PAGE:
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Noda says Japan will boost coast security

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Translation: Since it is apparent that the US is not going to do anything but give vague promises, Japan is forced to defend itself.

-5 ( +3 / -8 )

"“While observing the pacifism that is a pillar of our constitution.."

Which is why China continues it's aggression.

5 ( +7 / -2 )

taro67Oct. 30, 2012 - 07:35AM JST Translation: Since it is apparent that the US is not going to do anything but give vague promises, Japan is forced to >defend itself.

How is that apparent when the US Sec of Defense has already told China that the U.S. will defend the Senkakus militrarily and China is whining about it?

2 ( +5 / -3 )

How is that apparent when the US Sec of Defense has already told China that the U.S. will defend the Senkakus militrarily and China is whining about it?

It would seem that if China felt threatened by the words of the US, they would stop pushing the issue. So, you tell me...since it is increasingly apparent that China doesn't believe the US, why should Japan?

-2 ( +2 / -4 )

It would seem that if China felt threatened by the words of the US, they would stop pushing the issue. So, you tell me...since it is increasingly apparent that China doesn't believe the US, why should Japan?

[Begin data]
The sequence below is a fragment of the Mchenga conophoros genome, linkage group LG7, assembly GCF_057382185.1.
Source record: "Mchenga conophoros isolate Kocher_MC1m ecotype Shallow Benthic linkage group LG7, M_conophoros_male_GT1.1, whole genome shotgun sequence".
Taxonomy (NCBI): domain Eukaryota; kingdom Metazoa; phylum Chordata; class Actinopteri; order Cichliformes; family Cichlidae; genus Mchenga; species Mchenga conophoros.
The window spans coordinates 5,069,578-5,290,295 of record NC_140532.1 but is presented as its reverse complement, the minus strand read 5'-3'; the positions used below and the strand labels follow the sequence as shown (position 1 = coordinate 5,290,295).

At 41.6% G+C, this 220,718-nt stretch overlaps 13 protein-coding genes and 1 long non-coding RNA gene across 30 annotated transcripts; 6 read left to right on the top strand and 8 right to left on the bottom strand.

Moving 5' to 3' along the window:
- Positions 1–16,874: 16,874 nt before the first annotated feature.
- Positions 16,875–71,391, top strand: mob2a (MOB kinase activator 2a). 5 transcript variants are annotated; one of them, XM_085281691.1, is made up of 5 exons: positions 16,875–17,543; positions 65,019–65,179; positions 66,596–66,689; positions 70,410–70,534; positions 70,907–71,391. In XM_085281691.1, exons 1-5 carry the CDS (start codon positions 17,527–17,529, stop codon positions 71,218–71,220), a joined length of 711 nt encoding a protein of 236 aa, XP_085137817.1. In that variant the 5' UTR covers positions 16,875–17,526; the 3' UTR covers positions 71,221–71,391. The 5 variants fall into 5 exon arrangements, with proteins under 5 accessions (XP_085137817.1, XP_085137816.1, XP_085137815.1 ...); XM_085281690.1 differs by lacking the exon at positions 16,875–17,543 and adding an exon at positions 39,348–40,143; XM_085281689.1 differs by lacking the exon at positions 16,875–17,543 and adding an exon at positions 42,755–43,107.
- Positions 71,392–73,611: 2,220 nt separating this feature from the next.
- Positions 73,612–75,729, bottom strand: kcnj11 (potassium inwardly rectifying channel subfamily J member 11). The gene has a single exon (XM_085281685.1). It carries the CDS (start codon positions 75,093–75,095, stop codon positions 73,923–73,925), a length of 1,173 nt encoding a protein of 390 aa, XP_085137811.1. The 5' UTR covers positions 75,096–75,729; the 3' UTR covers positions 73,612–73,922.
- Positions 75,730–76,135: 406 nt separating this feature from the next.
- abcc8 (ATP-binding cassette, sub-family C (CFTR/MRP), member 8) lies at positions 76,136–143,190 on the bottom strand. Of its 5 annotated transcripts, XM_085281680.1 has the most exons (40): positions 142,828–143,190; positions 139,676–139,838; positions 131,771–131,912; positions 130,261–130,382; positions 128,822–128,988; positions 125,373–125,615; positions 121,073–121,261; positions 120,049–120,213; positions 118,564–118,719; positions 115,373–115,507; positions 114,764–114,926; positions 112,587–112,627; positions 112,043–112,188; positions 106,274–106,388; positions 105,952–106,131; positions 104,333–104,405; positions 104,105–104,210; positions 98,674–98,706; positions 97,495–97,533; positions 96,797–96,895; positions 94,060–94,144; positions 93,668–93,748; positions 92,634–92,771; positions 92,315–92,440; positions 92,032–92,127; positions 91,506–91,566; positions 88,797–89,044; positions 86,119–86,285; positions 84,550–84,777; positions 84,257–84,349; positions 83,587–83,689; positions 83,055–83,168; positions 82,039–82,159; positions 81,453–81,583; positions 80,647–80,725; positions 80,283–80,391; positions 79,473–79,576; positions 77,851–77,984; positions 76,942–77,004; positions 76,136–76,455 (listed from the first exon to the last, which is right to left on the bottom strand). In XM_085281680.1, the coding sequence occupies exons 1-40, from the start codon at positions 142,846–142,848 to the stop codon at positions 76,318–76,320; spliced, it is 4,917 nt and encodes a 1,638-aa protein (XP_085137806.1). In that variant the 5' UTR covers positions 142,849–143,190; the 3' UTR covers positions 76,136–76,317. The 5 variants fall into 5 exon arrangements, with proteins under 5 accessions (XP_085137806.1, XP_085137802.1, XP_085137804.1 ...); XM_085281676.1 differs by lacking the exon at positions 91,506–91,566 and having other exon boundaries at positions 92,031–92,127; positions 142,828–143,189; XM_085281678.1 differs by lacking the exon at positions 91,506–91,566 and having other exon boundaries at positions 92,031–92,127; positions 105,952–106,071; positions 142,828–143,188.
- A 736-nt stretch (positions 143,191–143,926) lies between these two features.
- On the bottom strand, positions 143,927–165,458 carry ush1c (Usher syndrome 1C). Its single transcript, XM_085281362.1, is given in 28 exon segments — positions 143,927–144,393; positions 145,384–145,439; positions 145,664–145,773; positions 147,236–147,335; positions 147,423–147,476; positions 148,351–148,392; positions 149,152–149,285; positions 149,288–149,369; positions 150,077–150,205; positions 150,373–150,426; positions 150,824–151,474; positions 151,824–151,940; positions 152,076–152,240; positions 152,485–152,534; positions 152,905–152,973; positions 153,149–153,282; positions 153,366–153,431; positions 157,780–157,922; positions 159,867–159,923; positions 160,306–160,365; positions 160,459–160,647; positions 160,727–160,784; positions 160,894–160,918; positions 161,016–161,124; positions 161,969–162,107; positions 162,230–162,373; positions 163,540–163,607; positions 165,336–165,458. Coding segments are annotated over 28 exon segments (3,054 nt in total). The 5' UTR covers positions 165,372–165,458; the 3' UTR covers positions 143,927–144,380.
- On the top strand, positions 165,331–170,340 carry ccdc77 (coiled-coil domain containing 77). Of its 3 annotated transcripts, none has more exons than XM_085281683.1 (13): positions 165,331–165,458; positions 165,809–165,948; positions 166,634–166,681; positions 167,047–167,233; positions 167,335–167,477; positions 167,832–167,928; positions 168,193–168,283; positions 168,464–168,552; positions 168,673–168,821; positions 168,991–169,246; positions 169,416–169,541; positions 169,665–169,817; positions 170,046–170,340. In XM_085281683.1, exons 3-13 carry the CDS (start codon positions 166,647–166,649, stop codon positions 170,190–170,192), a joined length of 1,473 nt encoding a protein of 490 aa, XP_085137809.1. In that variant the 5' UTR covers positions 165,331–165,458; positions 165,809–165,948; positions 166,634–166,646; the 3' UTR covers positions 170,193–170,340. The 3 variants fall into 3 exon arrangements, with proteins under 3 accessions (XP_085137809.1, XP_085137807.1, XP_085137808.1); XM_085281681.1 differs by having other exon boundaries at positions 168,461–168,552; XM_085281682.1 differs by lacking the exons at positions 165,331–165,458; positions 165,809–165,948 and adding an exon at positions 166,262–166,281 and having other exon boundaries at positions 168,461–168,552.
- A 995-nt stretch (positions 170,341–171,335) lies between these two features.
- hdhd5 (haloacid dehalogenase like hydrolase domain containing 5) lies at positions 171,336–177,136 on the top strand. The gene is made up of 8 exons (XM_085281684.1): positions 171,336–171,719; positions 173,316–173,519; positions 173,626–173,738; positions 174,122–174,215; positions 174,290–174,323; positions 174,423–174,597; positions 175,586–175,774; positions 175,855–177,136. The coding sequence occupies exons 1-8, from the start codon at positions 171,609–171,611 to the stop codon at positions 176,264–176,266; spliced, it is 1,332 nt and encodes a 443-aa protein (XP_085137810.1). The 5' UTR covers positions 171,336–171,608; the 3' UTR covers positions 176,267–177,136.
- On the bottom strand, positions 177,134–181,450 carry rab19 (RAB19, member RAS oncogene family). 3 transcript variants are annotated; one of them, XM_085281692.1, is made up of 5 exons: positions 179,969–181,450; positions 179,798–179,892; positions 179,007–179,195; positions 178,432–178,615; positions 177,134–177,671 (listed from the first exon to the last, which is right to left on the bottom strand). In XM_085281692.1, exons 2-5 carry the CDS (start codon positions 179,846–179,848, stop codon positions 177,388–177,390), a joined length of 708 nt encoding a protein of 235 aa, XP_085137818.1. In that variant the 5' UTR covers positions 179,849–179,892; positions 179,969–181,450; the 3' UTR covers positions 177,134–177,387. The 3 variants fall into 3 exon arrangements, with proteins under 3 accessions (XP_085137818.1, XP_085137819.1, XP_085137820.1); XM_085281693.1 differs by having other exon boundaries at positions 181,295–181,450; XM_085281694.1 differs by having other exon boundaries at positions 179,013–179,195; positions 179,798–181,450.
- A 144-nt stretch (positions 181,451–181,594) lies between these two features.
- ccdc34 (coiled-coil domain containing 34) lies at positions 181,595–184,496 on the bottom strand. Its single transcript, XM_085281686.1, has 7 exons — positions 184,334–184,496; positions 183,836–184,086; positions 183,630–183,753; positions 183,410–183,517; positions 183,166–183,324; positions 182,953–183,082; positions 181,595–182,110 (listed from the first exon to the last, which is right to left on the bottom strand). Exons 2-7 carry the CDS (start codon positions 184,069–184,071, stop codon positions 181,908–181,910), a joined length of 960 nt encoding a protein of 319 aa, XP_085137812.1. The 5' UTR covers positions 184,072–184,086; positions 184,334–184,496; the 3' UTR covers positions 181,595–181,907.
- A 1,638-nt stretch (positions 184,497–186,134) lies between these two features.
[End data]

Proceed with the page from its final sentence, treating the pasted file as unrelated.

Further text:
Why does it have to be that the US doesn't mean it, instead of that China don't care? North Korea still regularly antagonizes its neighbors - but that doesn't mean that the US wouldn't back South Korea if a war broke out.

3 ( +4 / -1 )

taro67 Oct. 30, 2012 - 07:48AM JST It would seem that if China felt threatened by the words of the US, they would stop pushing the issue. So, you tell me...since it is increasingly apparent that China doesn't believe the US, why should Japan?

Why would China be threatened if U.S. is continuing to look at all the angles for diplomacy on resolvement of the dispute? Most of the people in China are clueless on the historical complexity of Senkaku/Daiyou islands. Most still believe in propaganda views of the Chinese goverment. The Chinese goverment should act with more diplomacy, but continue to choose on assertive one-diminsional viewpoint, which is 1950's Mao's viewpoint of force.

4 ( +4 / -0 )

Why does it have to be that the US doesn't mean it, instead of that China don't care?

Given the size and power of the US military, the only reason that China doesn't care is that they don't believe the US will act militarily.

As for South Korea, they have the 7th most powerful military in the world, 2nd most powerful in Asia (ex. US). North Korea is ranked 22nd, lower than such powerhouses as Thailand and Poland.

While the US can rightly claim that its heavy presence in Asia (Japan and S Korea) has prevented serious incidents in the past, it seems that those days are gone and unless it is willing to do more than offer vague promises to its allies, it behooves the ally to prepare to act alone if necessary.

The US has way too many conflicts of interests in Asia to be an effective defender of Japan except under conditions of total regional war. China seems to be playing the strategy that will fall short of that while calling America's bluff on small conflicts.

-3 ( +1 / -4 )

Most of the people in China are clueless on the historical complexity of Senkaku/Daiyou islands. Most still believe in propaganda views of the Chinese goverment.